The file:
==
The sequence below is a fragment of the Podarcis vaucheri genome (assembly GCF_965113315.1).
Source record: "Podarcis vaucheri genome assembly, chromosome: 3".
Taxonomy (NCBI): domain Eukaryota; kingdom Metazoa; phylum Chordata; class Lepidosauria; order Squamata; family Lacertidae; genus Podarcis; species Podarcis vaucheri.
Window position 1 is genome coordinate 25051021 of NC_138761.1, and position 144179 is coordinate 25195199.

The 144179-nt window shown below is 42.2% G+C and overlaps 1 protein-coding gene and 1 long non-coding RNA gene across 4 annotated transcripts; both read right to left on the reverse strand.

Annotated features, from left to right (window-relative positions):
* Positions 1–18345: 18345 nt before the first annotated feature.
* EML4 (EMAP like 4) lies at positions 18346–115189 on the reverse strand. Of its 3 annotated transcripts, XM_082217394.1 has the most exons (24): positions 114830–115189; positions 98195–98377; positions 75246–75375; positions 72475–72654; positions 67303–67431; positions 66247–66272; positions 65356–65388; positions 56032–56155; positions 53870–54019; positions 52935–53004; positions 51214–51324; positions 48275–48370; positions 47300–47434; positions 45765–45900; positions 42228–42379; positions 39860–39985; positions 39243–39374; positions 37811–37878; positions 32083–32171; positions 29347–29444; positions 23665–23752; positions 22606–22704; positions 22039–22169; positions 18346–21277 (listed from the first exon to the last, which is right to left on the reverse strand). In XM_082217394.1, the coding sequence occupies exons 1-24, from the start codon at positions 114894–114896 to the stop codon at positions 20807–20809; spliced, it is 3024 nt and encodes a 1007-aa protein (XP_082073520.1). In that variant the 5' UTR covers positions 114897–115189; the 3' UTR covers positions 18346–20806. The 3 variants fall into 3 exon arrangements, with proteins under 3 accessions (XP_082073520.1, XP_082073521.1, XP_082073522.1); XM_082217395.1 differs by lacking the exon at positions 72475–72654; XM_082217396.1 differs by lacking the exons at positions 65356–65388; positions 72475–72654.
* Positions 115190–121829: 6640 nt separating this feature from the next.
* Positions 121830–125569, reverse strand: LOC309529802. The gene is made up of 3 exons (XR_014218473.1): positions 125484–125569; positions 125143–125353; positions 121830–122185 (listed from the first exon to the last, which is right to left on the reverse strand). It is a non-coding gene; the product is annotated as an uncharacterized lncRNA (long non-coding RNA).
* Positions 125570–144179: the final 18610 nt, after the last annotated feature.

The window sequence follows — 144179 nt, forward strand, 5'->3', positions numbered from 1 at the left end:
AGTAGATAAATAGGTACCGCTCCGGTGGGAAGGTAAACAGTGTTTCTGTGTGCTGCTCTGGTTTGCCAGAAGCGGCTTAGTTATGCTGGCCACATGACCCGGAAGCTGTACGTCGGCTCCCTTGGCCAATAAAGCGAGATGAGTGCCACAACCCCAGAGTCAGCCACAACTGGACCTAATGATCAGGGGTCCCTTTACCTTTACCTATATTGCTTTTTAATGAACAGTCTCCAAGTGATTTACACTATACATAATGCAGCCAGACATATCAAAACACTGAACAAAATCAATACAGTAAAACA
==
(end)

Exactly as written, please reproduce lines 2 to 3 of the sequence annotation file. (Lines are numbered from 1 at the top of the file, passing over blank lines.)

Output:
Source record: "Podarcis vaucheri genome assembly, chromosome: 3".
Taxonomy (NCBI): domain Eukaryota; kingdom Metazoa; phylum Chordata; class Lepidosauria; order Squamata; family Lacertidae; genus Podarcis; species Podarcis vaucheri.